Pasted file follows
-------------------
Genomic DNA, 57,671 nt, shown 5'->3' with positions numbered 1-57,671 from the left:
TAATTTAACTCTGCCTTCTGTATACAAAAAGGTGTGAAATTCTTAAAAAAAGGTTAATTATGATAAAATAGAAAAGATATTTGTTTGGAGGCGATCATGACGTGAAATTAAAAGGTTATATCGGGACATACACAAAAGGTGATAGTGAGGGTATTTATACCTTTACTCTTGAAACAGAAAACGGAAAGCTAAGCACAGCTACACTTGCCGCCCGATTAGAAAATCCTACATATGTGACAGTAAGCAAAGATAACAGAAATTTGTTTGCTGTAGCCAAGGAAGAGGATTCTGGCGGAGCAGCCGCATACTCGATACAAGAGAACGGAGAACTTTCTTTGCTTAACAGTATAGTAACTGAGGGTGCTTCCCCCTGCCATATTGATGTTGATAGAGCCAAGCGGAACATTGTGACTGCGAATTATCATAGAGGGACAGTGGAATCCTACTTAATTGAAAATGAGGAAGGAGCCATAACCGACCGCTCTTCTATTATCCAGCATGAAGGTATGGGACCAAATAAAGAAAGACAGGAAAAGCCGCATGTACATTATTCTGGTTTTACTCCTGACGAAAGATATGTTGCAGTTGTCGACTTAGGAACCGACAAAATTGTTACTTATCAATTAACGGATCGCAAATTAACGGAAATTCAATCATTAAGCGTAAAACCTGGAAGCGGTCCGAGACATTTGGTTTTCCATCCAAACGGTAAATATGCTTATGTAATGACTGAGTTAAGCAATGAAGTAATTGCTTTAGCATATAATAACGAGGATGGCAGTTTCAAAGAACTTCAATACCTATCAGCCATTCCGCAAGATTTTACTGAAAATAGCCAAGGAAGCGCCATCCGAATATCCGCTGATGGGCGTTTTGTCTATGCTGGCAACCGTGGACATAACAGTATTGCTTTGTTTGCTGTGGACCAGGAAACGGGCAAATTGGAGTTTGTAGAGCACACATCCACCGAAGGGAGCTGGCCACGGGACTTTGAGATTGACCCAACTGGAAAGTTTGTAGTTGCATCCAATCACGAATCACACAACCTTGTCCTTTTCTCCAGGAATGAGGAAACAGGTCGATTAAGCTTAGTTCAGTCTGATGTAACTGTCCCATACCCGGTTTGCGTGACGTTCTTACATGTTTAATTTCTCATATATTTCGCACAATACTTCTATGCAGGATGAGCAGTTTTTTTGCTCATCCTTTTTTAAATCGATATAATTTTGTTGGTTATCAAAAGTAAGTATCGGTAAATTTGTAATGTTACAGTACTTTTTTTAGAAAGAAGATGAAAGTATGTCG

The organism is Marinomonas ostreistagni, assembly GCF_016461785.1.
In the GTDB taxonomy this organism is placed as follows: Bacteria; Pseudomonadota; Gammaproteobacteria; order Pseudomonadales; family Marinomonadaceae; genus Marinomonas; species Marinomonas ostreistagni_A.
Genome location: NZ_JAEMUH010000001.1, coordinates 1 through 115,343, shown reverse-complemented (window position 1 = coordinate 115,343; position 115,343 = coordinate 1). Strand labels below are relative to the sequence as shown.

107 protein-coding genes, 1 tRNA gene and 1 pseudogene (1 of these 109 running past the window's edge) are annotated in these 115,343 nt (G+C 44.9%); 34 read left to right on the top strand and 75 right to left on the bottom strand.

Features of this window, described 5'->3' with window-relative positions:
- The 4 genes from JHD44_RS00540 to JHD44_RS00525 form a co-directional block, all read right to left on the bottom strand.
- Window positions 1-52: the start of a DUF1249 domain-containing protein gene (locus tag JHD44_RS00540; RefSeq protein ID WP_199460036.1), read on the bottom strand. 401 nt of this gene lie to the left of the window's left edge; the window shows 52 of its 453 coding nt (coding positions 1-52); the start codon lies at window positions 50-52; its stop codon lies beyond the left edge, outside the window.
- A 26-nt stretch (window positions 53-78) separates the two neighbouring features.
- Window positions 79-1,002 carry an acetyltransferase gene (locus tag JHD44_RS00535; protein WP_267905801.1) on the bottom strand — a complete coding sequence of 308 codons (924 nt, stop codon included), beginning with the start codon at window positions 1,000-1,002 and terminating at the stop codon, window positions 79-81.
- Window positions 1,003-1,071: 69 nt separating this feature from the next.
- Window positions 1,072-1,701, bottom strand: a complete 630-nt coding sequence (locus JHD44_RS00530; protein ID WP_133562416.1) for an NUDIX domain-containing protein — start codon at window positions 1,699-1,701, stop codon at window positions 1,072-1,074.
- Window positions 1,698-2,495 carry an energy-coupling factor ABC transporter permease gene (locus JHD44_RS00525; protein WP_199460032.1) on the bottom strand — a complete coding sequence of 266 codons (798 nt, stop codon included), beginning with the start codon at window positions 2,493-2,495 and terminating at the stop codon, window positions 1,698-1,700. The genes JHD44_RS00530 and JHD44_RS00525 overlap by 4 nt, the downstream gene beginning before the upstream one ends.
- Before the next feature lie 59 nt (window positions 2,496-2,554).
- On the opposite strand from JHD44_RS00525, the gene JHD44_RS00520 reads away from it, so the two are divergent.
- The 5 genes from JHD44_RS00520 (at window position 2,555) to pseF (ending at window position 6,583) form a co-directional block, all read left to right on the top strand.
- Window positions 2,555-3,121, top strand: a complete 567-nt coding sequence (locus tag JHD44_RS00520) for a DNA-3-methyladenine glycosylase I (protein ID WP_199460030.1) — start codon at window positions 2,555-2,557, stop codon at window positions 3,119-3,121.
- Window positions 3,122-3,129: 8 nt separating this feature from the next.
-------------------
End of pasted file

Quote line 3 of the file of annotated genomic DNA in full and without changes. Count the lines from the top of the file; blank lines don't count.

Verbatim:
The organism is Marinomonas ostreistagni, assembly GCF_016461785.1.